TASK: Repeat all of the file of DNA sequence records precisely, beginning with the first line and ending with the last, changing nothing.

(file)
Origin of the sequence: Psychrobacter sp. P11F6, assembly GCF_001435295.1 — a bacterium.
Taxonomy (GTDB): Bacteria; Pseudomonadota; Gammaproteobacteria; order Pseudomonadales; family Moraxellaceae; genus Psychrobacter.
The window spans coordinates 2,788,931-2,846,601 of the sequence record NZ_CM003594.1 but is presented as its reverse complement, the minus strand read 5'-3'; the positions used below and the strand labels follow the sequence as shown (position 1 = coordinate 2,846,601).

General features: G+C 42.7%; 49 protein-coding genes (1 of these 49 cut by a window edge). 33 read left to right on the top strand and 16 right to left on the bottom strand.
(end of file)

Origin of the sequence: Psychrobacter sp. P11F6, assembly GCF_001435295.1 — a bacterium.
Taxonomy (GTDB): Bacteria; Pseudomonadota; Gammaproteobacteria; order Pseudomonadales; family Moraxellaceae; genus Psychrobacter.
The window spans coordinates 2,788,931-2,846,601 of the sequence record NZ_CM003594.1 but is presented as its reverse complement, the minus strand read 5'-3'; the positions used below and the strand labels follow the sequence as shown (position 1 = coordinate 2,846,601).

General features: G+C 42.7%; 49 protein-coding genes (1 of these 49 cut by a window edge). 33 read left to right on the top strand and 16 right to left on the bottom strand.